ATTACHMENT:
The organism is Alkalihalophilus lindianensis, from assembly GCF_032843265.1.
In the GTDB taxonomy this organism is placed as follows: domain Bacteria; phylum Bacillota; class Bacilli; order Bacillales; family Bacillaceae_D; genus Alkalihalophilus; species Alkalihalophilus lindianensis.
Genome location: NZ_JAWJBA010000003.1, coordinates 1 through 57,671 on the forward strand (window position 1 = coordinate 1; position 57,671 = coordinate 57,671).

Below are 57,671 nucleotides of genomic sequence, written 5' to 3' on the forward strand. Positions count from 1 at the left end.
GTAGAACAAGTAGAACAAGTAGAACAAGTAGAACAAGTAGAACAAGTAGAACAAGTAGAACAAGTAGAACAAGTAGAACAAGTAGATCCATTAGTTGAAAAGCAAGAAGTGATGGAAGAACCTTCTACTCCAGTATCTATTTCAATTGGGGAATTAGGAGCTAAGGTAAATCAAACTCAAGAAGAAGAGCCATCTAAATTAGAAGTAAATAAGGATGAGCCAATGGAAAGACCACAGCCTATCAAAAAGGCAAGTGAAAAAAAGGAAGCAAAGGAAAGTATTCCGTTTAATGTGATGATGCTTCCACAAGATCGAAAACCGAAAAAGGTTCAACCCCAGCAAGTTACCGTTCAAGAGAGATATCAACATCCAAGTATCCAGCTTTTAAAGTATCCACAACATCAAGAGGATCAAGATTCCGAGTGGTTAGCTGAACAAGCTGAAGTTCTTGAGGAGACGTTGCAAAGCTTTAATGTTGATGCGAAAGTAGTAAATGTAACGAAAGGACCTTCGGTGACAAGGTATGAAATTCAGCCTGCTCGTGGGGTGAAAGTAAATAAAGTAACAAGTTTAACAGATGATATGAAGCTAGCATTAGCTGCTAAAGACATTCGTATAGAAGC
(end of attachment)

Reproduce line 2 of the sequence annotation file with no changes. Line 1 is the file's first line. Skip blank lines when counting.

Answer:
In the GTDB taxonomy this organism is placed as follows: domain Bacteria; phylum Bacillota; class Bacilli; order Bacillales; family Bacillaceae_D; genus Alkalihalophilus; species Alkalihalophilus lindianensis.